November 12, 2019

About This Section - The PC

 

This section is based on Module 2 of T171, as presented in 2000. After completing this module, students were expected to:

  • Provide a coherent and informed account of the development of the personal computer;
  • Identify the key people, organisations and technologies who have played a part in the development of the personal computer;
  • Explain the basic architecture of a computer and the functions of its main hardware and software components;
  • Appreciate the cultural context in which technological developments take place;
  • Understand the key business concepts particular to the PC industry;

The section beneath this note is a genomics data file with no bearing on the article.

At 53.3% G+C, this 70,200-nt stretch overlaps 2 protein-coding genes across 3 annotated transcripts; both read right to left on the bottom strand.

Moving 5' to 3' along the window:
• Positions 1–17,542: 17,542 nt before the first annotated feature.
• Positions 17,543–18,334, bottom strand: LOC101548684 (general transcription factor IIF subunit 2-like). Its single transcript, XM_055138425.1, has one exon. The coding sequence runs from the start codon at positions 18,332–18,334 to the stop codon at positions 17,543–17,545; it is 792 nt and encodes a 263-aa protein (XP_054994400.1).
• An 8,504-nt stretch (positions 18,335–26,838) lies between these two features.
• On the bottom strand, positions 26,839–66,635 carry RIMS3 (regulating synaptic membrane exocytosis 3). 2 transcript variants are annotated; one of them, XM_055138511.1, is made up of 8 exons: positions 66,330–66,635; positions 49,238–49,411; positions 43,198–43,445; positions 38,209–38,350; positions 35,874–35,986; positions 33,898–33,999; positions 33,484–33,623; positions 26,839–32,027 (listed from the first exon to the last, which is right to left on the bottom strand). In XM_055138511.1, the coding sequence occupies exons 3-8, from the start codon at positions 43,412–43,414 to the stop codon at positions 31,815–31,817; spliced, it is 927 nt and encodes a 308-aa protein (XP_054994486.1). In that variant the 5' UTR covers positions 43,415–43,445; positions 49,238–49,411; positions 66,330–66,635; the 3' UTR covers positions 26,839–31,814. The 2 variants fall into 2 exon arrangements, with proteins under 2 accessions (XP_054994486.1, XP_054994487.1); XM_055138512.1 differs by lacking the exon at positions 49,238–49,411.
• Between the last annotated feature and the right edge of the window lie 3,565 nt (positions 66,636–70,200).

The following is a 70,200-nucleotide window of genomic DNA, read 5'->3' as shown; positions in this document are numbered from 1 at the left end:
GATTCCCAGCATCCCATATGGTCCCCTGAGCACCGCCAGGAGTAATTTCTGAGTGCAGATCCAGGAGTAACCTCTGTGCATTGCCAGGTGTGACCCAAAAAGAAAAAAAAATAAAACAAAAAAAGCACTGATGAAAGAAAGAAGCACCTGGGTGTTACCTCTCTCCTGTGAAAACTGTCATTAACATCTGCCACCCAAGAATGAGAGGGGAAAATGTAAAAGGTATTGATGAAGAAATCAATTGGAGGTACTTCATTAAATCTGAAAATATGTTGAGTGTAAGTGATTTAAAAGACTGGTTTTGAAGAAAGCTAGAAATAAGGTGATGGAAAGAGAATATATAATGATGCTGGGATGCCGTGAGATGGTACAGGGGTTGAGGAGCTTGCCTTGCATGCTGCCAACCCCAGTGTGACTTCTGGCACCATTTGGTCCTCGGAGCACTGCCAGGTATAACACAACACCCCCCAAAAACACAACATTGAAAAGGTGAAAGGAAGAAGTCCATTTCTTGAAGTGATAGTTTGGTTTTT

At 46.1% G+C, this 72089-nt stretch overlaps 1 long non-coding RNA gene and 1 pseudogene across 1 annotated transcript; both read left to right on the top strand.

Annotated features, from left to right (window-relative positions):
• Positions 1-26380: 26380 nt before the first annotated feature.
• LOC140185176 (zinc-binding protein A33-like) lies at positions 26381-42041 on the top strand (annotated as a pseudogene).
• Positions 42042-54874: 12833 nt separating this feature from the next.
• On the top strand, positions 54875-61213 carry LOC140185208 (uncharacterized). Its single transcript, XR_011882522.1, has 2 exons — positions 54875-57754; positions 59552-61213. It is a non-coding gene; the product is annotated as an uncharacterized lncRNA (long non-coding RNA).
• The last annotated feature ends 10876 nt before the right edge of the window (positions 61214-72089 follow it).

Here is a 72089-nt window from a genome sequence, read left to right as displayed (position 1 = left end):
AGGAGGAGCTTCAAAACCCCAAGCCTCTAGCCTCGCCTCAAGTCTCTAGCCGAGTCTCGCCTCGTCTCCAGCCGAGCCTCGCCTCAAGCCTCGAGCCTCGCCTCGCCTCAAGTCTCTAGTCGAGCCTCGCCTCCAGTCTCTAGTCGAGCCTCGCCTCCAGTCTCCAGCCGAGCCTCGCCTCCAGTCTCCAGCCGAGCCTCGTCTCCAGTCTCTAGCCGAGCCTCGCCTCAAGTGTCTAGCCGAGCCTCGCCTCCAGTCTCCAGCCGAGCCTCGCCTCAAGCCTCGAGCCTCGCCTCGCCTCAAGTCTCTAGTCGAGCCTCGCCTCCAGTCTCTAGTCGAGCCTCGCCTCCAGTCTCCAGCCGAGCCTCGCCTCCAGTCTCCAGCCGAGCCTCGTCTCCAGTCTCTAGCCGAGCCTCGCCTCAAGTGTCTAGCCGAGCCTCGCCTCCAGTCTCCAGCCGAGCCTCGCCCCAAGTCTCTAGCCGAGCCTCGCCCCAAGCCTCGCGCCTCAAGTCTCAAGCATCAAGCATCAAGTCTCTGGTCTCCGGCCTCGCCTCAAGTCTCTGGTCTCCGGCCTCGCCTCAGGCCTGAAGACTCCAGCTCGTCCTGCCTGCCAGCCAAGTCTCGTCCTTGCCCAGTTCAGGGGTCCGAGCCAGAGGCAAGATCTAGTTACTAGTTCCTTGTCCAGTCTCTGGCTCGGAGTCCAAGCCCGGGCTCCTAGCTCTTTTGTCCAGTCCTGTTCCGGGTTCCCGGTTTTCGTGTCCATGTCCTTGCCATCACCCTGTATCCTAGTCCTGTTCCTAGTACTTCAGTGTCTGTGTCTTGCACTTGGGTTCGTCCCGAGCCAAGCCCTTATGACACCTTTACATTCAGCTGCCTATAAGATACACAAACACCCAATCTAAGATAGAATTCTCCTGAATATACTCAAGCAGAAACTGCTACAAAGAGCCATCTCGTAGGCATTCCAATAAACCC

• Talk comfortably about the current issues in the PC industry;
  • Recognise familiar trends in new developments;
  • Write a report on a relevant issue;
  • Find and assess relevant information.

The three themes of the module were:

  • Companies.
  • Personalities.
  • Technologies.

The central theme of the module was the microcomputer industry i.e. PCs and not mainframes.

The set book for the module, Accidental Empires by Robert X. Cringely, attempts to demonstrate that the PC revolution was, in many ways, accidental.

Cringely wrote:

"In 1990, $70 billion worth of personal computer hardware and software were sold worldwide. After automobiles, energy production, and illegal drugs, personal computers are the largest manufacturing industry in the world and one of the great success stories for American business. And I'm here to tell you three things:

  1. It all happened more or less by accident.
  2. The people who made it happen were amateurs.
  3. And for the most part they still are. "

(Cringely, Accidental Empires, p4).

 

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